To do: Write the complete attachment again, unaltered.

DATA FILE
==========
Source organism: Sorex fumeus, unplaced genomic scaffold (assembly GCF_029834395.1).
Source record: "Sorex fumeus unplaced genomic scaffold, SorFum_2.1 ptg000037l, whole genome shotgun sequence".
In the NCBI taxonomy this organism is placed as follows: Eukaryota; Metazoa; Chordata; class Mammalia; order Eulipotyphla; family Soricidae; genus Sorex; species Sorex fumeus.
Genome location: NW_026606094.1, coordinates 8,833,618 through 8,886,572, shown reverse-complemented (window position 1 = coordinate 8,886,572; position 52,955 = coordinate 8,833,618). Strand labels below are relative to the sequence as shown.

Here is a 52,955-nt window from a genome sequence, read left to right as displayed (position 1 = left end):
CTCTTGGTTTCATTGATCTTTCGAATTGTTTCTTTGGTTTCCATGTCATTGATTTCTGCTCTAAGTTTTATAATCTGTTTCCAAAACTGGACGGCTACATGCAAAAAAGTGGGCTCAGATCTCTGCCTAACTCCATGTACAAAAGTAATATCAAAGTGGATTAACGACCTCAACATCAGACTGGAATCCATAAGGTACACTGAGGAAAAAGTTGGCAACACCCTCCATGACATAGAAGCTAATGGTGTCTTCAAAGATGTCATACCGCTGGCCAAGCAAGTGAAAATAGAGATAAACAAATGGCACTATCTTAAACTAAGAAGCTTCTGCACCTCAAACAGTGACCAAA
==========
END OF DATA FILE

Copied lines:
Source organism: Sorex fumeus, unplaced genomic scaffold (assembly GCF_029834395.1).
Source record: "Sorex fumeus unplaced genomic scaffold, SorFum_2.1 ptg000037l, whole genome shotgun sequence".
In the NCBI taxonomy this organism is placed as follows: Eukaryota; Metazoa; Chordata; class Mammalia; order Eulipotyphla; family Soricidae; genus Sorex; species Sorex fumeus.
Genome location: NW_026606094.1, coordinates 8,833,618 through 8,886,572, shown reverse-complemented (window position 1 = coordinate 8,886,572; position 52,955 = coordinate 8,833,618). Strand labels below are relative to the sequence as shown.

Here is a 52,955-nt window from a genome sequence, read left to right as displayed (position 1 = left end):
CTCTTGGTTTCATTGATCTTTCGAATTGTTTCTTTGGTTTCCATGTCATTGATTTCTGCTCTAAGTTTTATAATCTGTTTCCAAAACTGGACGGCTACATGCAAAAAAGTGGGCTCAGATCTCTGCCTAACTCCATGTACAAAAGTAATATCAAAGTGGATTAACGACCTCAACATCAGACTGGAATCCATAAGGTACACTGAGGAAAAAGTTGGCAACACCCTCCATGACATAGAAGCTAATGGTGTCTTCAAAGATGTCATACCGCTGGCCAAGCAAGTGAAAATAGAGATAAACAAATGGCACTATCTTAAACTAAGAAGCTTCTGCACCTCAAACAGTGACCAAA